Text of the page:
The Building

A bright industrial building made from pale-green steel and glass

Utrecht is dotted with special buildings, which you bike past regularly but know very little about. Take the green steel building that recently emerged from behind the mountains of sand on Cartesiusweg.

Building work is in full swing along the railway line beside Cartesiusweg. The CAB building is completely fenced off and piles of sand are everywhere. DB’s is even more difficult to see, but will shortly relocate. And rising among the half-finished apartment blocks, foundation pits and dilapidated, soon-to-be-demolished sheds, a bright industrial building made from pale-green steel and glass proudly raises its head. You’d be forgiven for thinking it had always been there, but somehow out of sight.

The building is called SOLO. It houses eighty rented apartments and was designed by Zecc, an Utrecht-based architects’ office based in the Werkspoorkathedraal. Solo is currently a good name, but very soon every inch of the Cartesiusdriehoek (as this area is known) will be redeveloped, up to and including a tower on top of the CAB building. So this little green gem will not be alone for long, although it will be the only apartment block to be built in the planned central park. To accentuate its unique position, Zecc rotated the building 90 degrees, while all the other apartment blocks are in straight rows.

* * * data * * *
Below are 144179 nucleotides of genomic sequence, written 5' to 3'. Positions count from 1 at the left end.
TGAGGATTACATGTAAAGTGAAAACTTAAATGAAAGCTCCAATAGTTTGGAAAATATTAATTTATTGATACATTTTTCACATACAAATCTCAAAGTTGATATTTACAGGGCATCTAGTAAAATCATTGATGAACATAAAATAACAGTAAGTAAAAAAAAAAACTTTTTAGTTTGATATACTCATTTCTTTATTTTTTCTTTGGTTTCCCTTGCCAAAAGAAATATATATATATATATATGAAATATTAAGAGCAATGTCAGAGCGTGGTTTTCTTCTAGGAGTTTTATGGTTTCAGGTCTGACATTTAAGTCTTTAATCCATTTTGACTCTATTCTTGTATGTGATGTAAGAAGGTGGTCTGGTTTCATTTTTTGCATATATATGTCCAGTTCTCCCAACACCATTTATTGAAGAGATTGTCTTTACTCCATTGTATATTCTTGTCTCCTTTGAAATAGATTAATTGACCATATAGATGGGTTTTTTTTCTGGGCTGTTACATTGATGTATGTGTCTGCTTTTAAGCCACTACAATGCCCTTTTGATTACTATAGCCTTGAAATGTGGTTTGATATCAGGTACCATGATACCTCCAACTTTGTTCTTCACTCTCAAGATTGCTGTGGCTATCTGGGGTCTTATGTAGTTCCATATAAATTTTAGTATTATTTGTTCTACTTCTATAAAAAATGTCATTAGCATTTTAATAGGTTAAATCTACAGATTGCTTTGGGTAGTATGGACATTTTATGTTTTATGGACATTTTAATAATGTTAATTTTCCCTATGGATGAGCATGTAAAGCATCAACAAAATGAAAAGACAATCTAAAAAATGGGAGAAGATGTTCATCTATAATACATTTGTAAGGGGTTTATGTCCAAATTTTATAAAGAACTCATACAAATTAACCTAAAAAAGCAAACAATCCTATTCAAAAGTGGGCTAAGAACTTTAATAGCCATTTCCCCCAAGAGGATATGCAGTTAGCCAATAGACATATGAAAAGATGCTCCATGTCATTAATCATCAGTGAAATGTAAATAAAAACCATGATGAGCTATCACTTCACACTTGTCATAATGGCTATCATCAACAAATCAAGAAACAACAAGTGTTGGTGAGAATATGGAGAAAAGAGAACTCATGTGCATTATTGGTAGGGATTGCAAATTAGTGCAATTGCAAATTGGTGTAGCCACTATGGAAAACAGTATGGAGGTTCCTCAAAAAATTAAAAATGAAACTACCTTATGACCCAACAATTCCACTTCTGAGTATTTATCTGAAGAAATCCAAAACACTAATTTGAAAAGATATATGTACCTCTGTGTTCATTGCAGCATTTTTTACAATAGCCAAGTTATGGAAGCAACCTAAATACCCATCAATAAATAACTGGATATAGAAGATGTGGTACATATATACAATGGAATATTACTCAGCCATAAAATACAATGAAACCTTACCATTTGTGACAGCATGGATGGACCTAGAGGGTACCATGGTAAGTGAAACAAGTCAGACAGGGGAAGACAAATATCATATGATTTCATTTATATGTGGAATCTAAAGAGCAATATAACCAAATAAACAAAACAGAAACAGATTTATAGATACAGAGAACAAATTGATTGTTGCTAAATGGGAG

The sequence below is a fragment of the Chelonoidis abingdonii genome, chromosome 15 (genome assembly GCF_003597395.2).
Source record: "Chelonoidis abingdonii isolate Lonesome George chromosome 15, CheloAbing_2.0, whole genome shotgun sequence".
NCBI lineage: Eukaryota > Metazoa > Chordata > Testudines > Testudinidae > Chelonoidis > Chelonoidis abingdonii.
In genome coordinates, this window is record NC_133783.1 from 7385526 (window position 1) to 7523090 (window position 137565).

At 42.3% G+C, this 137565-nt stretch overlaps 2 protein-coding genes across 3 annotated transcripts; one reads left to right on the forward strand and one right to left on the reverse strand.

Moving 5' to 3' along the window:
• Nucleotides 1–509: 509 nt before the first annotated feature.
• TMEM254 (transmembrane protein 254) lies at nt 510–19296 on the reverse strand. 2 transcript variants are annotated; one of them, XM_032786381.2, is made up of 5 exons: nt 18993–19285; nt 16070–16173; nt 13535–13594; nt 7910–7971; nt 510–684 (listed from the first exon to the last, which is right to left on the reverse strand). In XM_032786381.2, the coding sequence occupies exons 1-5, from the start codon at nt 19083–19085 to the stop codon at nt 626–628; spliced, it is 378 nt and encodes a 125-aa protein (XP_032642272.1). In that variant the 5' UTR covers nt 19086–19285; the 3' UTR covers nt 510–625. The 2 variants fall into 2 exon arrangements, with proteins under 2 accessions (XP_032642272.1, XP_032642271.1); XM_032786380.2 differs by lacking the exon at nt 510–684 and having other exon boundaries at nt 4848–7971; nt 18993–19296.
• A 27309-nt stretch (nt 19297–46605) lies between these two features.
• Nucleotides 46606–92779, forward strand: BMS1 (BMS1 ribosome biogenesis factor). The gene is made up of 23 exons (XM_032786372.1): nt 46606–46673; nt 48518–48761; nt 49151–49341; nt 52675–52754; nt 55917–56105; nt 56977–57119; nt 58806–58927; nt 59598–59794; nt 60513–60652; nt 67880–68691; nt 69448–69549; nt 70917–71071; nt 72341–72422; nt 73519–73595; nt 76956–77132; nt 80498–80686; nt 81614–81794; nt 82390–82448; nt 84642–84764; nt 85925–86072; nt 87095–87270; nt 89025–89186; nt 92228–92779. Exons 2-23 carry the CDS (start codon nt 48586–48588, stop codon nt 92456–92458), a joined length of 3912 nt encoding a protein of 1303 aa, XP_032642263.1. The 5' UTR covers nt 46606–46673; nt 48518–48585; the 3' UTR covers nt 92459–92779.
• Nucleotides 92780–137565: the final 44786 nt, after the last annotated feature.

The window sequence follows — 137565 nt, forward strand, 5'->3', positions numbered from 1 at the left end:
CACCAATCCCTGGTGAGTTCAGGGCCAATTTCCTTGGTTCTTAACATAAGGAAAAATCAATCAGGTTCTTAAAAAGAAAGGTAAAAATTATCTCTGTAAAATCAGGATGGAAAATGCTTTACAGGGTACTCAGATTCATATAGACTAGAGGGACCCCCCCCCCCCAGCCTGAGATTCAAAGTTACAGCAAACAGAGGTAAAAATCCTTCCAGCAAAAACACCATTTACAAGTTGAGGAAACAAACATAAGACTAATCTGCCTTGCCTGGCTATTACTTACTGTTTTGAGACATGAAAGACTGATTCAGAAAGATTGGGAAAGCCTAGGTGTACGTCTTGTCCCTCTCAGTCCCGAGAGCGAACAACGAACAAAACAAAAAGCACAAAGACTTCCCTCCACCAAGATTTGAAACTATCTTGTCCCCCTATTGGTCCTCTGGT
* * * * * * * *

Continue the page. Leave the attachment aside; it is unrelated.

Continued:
Steel was chosen as a reminder of Utrecht’s industrial past. But Zecc did not only do this for decorative purposes: all that steel has a function, even the beautiful craftwork above the communal entrance is constructional. This is also the entrance to the bike park, which is partly underground, and leads to a wide staircase giving access to a communal courtyard. A tree standing at a lower level in the ground in the middle of the courtyard will largely take care of itself, and the opening in the floor solved the problem of daylight in the bike cellar.

Solo was largely factory built: using a series of prefab elements, it took about a year to construct. The four corners have been rounded off and the concrete supports on the ground floor have a curve, as a nod to the architect Sybold van Ravesteyn, who designed the CAB building. But perhaps the nicest detail in Solo is the transformer house, smack bang in front of the stairs: constructed entirely from green steel; pretentious and rigorous.


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